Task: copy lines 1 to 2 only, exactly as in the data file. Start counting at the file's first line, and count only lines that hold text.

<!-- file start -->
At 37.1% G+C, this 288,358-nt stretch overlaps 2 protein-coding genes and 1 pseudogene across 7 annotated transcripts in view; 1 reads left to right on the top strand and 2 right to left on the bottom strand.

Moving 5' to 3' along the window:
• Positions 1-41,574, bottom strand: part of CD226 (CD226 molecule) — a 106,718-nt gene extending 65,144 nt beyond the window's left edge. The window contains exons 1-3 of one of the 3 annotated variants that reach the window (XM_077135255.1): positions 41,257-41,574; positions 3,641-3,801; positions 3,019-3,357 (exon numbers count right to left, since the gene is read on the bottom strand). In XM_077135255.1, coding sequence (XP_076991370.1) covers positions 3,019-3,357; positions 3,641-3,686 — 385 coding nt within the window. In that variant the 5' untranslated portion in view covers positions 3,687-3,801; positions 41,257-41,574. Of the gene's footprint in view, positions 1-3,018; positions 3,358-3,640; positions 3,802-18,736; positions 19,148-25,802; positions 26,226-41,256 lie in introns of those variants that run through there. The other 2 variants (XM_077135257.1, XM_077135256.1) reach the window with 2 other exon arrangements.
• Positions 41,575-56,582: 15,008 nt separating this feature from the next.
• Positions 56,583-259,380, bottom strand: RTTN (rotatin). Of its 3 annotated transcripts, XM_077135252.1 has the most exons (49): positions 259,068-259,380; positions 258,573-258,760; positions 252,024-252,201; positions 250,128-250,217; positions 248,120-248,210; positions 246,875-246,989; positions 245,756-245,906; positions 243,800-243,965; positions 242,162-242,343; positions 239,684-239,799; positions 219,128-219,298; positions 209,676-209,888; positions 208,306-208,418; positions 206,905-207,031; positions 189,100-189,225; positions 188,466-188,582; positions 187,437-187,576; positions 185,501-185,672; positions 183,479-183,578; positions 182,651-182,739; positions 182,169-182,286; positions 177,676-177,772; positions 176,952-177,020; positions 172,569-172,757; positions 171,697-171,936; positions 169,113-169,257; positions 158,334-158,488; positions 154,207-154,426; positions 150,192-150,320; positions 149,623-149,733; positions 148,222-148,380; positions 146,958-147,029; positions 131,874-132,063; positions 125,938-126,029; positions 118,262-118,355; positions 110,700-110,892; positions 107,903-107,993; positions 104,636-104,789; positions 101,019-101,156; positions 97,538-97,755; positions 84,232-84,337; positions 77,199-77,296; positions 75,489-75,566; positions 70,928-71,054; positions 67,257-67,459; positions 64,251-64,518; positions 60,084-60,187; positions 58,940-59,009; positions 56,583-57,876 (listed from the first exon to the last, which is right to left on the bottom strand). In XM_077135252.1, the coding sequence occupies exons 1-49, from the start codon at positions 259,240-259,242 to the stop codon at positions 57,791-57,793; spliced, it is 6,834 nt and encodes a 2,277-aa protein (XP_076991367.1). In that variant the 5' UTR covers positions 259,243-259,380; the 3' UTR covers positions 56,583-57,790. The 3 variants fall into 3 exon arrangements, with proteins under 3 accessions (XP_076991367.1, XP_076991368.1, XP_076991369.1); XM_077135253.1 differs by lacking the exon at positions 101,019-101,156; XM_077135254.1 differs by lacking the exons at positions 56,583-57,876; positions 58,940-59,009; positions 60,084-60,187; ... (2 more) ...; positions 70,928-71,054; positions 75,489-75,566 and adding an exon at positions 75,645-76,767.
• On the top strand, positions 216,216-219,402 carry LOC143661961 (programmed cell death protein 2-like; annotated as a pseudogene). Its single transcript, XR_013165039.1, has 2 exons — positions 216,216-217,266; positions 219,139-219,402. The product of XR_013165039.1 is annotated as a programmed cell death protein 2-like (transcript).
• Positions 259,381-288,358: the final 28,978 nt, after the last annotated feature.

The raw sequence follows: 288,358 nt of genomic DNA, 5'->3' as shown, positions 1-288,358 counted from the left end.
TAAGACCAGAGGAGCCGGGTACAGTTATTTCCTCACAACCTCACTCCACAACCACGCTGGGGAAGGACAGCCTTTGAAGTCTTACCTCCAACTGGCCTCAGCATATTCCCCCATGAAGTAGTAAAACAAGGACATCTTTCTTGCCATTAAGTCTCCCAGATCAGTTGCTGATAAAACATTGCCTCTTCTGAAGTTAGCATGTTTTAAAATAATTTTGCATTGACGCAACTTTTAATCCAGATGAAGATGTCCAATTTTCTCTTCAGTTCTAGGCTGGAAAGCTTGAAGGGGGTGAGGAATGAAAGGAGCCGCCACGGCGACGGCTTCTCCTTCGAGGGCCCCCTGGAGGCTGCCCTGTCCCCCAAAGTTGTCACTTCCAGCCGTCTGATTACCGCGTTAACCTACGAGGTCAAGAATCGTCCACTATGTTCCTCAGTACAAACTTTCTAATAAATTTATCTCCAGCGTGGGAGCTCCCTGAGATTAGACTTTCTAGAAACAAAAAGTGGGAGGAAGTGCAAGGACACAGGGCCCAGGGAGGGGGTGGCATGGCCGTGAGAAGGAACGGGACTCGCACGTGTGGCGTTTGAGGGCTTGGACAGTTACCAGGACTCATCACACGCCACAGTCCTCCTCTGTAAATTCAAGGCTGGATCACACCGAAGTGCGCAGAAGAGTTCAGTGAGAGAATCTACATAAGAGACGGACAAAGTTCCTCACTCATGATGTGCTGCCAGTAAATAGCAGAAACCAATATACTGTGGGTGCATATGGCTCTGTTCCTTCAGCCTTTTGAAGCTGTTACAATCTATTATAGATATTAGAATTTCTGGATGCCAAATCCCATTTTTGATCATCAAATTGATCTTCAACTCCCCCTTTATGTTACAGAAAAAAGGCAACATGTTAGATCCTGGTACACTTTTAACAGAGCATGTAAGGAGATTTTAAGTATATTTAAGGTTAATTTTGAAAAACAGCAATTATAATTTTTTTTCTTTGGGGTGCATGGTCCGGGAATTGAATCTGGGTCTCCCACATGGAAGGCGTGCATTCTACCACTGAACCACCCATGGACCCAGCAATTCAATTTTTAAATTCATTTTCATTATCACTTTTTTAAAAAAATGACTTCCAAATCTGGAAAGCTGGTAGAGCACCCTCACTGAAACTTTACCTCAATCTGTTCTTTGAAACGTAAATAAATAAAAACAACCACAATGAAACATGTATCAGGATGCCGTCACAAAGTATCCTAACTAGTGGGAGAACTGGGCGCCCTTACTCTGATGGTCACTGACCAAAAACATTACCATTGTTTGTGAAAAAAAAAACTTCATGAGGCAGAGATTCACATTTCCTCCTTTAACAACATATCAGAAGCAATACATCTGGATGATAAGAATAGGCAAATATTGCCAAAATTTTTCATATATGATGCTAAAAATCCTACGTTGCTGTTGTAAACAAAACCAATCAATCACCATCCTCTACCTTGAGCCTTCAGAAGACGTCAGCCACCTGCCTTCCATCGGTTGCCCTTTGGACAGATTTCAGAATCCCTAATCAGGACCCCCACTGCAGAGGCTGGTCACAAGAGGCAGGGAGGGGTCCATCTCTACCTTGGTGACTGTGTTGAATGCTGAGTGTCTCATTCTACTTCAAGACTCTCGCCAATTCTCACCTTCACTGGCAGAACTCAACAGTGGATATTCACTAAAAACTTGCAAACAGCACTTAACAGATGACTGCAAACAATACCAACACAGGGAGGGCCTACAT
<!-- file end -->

At 37.1% G+C, this 288,358-nt stretch overlaps 2 protein-coding genes and 1 pseudogene across 7 annotated transcripts in view; 1 reads left to right on the top strand and 2 right to left on the bottom strand.

Moving 5' to 3' along the window: